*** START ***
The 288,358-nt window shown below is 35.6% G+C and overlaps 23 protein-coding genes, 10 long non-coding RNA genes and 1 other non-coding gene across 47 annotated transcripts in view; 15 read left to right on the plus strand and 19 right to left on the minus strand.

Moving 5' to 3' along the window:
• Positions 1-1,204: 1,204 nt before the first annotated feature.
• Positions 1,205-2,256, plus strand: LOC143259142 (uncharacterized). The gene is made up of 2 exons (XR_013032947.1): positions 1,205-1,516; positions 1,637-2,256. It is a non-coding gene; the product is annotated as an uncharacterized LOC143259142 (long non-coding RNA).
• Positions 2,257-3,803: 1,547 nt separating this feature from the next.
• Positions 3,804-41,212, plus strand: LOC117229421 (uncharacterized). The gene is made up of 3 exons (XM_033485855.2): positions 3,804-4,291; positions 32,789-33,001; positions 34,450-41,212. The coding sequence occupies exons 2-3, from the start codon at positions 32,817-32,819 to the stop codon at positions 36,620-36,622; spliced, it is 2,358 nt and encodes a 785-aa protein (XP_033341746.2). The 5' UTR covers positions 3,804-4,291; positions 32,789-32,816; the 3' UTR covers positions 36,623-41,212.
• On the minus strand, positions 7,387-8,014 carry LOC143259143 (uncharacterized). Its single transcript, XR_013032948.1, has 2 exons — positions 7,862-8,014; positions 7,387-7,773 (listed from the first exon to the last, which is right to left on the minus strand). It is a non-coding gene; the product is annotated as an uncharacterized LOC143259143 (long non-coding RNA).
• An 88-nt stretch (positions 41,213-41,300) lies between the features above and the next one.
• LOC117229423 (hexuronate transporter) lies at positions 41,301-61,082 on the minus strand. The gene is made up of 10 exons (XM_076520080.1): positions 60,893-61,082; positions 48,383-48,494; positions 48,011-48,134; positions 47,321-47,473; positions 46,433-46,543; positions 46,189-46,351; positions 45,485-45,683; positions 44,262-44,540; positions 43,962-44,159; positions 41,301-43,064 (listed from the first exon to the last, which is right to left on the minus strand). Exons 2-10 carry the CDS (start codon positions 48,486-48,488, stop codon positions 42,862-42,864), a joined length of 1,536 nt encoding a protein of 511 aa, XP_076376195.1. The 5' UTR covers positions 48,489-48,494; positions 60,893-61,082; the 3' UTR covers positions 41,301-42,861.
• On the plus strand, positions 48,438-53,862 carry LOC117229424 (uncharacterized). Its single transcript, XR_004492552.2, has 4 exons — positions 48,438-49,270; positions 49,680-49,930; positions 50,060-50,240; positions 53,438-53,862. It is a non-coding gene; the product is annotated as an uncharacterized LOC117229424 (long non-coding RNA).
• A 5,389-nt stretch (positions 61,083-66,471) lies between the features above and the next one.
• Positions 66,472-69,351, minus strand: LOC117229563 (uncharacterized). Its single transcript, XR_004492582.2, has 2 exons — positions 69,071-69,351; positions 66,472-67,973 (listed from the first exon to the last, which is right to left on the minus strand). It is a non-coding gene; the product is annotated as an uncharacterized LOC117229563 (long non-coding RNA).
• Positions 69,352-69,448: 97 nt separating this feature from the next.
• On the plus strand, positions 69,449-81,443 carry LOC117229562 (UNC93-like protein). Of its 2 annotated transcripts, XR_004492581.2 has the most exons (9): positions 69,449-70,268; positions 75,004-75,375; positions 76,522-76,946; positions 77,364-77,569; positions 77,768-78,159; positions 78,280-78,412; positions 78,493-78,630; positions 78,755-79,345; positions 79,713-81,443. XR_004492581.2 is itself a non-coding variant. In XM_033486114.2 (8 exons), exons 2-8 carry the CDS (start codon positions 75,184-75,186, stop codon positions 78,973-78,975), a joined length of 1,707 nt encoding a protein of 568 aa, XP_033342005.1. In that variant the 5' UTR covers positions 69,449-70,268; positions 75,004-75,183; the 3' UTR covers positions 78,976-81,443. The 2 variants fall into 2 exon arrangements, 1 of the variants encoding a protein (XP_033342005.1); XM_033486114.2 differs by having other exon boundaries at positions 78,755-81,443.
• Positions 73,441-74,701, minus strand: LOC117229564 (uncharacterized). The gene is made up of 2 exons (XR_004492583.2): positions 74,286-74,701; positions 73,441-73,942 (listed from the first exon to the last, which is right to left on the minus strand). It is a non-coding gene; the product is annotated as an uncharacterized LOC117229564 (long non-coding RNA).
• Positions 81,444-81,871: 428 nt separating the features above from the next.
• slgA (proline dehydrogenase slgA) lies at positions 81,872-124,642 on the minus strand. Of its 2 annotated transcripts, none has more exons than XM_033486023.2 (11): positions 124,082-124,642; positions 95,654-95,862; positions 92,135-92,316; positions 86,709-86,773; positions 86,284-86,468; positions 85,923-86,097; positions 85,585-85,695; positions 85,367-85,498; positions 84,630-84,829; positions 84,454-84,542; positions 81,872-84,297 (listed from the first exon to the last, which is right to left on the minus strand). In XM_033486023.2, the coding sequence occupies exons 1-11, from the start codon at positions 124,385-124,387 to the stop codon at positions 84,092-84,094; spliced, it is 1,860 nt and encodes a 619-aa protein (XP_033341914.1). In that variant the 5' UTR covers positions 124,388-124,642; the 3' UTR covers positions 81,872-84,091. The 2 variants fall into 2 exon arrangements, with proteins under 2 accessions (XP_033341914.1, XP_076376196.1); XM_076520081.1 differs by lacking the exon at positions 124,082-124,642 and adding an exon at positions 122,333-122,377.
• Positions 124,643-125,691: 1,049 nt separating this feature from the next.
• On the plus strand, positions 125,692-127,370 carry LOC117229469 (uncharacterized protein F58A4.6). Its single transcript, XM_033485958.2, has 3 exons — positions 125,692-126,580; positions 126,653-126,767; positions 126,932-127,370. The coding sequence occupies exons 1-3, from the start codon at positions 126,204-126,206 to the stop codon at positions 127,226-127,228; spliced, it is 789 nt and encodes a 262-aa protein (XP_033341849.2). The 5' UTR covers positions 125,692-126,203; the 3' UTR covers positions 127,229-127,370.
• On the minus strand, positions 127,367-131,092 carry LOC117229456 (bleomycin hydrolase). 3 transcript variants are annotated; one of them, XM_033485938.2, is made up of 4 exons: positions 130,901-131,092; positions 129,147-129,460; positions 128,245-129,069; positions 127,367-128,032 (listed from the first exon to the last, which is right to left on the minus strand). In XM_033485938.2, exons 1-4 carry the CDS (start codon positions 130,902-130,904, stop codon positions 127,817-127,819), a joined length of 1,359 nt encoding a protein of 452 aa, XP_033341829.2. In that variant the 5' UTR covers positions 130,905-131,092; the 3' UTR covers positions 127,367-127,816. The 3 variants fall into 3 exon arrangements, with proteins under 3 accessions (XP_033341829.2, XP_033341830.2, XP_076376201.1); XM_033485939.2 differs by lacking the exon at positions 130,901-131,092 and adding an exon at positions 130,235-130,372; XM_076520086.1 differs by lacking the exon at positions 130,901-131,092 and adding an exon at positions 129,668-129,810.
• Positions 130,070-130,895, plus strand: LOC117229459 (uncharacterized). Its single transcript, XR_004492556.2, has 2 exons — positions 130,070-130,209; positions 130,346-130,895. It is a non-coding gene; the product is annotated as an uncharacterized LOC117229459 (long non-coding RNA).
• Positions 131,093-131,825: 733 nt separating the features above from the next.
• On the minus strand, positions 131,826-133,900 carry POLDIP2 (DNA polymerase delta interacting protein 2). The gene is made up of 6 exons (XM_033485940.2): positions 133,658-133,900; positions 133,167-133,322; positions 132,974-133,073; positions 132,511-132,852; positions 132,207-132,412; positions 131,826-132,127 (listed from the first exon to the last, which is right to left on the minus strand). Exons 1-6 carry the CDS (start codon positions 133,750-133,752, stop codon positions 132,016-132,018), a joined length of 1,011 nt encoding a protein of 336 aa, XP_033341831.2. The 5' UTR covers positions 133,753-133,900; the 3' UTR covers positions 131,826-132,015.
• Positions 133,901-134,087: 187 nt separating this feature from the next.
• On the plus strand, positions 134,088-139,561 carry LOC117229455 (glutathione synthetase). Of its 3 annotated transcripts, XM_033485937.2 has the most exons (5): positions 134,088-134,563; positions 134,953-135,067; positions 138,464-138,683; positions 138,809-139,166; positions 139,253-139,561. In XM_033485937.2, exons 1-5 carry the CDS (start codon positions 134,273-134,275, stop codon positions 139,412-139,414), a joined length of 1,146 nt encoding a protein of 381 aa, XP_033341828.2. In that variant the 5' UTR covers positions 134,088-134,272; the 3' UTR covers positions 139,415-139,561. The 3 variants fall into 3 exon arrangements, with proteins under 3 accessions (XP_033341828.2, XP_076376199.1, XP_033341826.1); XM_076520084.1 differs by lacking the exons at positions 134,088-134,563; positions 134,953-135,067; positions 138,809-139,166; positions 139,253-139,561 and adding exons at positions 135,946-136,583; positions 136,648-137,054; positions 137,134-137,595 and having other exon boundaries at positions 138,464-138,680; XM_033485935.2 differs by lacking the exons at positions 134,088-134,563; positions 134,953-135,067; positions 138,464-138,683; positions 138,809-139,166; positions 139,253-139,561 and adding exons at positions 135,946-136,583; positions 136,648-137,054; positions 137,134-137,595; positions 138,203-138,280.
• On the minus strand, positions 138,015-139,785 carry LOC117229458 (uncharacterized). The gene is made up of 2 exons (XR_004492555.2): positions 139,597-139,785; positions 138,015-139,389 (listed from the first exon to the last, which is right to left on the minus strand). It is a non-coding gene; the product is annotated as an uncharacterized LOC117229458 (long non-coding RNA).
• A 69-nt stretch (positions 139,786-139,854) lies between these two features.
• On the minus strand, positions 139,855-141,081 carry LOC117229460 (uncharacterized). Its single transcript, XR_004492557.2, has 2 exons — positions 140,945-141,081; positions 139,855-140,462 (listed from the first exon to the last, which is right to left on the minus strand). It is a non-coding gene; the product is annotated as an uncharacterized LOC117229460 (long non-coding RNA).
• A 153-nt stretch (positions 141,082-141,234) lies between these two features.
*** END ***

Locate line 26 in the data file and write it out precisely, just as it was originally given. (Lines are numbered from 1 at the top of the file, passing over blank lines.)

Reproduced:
• On the minus strand, positions 138,015-139,785 carry LOC117229458 (uncharacterized). The gene is made up of 2 exons (XR_004492555.2): positions 139,597-139,785; positions 138,015-139,389 (listed from the first exon to the last, which is right to left on the minus strand). It is a non-coding gene; the product is annotated as an uncharacterized LOC117229458 (long non-coding RNA).